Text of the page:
The pandemic has forced us to rethink the way we work and given us a lesson in what is really important. It has been an interesting experiment that we could never have imagined before: could we, in this age of untethered technology, work remotely all the time? The answer is a resounding “yes we can,” but it is not quite the same and it is not good for us in the long term.
It is interesting that video conferencing has replaced not only in-person meetings but telephone calls as well. I find myself doing video calls for everything these days where in the past I would have mostly used audio for any voice communication that was not in person. We have all had heartfelt video calls with our family and friends where before an audio call would have been fine. I have gained some clarity on the fact that you cannot see someone smile on the telephone, and that we do not communicate solely with our words and our voices.
The fact that everyone is in the same isolated situation suddenly makes it more important to see the people we are communicating with. I think part of it is that we want visual verification that our friends and colleagues are okay. I am a person that thrives on interaction with people and I would rather get up from my desk and walk across the studio to talk with someone than send them an email or text. In-person communication is infinitely more effective for certain conversations, especially when it comes to creative thinking or expressing nuanced ideas. I want to see in someone’s eyes that they understand what I am trying to communicate. Since working from home I have found that one-on-one video calls still allow me to do this, but that sensation quickly diminishes when you are communicating with a group of people whose images are in tiny little boxes.
Anyone who has ever gone on a diet knows that when you take something away, you just want it more. By the same token, things that are rare have more value. In the case of our pandemic lockdown experiment, we have learned to truly value in-person contact, whether it is for work or pleasure. This is not a problem just for extraverts either. According to studies, isolation can be more dangerous to your health than smoking or obesity. It can impair immune function and boost inflammation which can lead to arthritis, type II diabetes, and heart disease. Can the detrimental effects of isolation be overcome by video conferencing? Maybe partially but it just is not the same as being in person.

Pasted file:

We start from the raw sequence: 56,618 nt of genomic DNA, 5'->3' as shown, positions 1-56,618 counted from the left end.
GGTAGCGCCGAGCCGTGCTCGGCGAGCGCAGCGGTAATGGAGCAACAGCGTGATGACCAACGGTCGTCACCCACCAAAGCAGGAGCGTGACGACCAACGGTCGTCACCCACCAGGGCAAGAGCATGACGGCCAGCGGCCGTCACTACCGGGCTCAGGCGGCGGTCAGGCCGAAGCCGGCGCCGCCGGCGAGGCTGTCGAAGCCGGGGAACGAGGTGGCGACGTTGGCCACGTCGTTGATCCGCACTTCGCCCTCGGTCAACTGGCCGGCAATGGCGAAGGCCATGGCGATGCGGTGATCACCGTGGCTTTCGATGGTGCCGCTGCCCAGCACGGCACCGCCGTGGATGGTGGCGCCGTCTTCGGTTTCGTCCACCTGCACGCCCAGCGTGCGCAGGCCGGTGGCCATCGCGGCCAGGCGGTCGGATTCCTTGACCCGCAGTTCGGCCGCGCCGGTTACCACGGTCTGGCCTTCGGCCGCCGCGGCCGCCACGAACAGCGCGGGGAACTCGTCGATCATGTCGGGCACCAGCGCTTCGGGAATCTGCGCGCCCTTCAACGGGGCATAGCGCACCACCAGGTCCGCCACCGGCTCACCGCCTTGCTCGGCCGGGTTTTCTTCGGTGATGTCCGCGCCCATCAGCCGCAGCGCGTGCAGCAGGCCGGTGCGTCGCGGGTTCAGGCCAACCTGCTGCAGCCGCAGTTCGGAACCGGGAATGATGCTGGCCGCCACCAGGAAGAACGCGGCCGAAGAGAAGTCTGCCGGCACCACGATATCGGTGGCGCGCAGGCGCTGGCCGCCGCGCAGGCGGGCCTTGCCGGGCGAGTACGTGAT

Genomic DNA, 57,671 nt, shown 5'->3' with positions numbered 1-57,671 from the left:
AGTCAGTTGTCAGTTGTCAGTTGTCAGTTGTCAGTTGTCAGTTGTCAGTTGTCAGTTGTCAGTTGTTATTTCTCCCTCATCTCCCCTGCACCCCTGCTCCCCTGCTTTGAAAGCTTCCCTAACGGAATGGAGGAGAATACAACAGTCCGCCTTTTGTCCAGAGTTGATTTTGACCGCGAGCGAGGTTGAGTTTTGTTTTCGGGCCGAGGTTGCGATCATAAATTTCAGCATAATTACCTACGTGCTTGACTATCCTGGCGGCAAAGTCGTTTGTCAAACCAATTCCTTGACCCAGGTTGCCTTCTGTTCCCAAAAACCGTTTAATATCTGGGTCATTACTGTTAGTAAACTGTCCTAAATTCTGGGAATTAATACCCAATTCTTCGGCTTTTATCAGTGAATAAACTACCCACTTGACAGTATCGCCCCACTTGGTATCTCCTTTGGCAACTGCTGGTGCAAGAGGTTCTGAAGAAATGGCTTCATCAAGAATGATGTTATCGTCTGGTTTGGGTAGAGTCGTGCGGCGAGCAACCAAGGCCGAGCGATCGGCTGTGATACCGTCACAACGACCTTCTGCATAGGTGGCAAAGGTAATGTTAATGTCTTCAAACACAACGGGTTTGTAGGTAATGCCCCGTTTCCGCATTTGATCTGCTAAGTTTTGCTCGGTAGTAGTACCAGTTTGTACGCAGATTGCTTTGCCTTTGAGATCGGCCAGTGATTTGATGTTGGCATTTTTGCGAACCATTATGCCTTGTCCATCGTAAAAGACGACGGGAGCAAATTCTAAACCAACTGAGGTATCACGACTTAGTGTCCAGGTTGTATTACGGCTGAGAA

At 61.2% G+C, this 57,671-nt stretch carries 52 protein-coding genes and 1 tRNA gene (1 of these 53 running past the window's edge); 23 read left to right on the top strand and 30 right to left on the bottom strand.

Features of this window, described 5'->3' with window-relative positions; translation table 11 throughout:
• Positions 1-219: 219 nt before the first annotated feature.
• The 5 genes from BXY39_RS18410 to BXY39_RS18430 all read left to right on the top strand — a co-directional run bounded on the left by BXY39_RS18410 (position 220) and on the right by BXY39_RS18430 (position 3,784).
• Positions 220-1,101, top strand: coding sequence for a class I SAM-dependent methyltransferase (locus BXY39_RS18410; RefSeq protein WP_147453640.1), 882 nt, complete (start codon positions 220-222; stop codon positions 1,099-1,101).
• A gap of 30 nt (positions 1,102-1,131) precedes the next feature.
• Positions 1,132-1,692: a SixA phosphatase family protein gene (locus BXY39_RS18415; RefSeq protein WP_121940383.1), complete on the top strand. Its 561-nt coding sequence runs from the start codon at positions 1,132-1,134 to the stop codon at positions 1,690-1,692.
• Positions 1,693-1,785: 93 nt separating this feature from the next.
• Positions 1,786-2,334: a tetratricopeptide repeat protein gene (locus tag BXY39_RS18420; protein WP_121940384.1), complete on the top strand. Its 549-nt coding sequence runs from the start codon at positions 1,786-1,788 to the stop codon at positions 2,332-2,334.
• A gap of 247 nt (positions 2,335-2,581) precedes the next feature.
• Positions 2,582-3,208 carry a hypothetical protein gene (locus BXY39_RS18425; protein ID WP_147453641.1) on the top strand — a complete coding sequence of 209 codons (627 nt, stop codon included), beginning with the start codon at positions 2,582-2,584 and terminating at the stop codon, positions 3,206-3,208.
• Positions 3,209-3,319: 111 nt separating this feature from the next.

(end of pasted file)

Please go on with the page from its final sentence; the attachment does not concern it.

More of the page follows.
Prior to the pandemic, the most common request I would hear from clients was that they wanted us to create spaces that their employees would want to come to. They were concerned that their staff had the ability to work remotely and would choose to do so if the home environment was more comfortable. Clients know that when their staff works together things happen like mentorship and culture building that are critical to the vitality of their organization. It is true that people who work from home have been shown to be more productive, but they are also less innovative, and innovation drives our economy.
We have a basic human need to be together and work together. Everything great that humans have accomplished happened when people worked collectively. We all know that great design is never produced by one person. From the first idea diagrams to the final construction literally hundreds of people can touch a project. It may take some time, but I believe we will solve the COVID-19 crisis. Doctors and scientists around the world are working on the development of vaccines, treatments, and advanced testing that will get us through this. We will return to the way they were, albeit with some minor modifications. The good news for designers is that we will have learned the incredible value in being together and I believe the workplace will have even greater importance than it did before.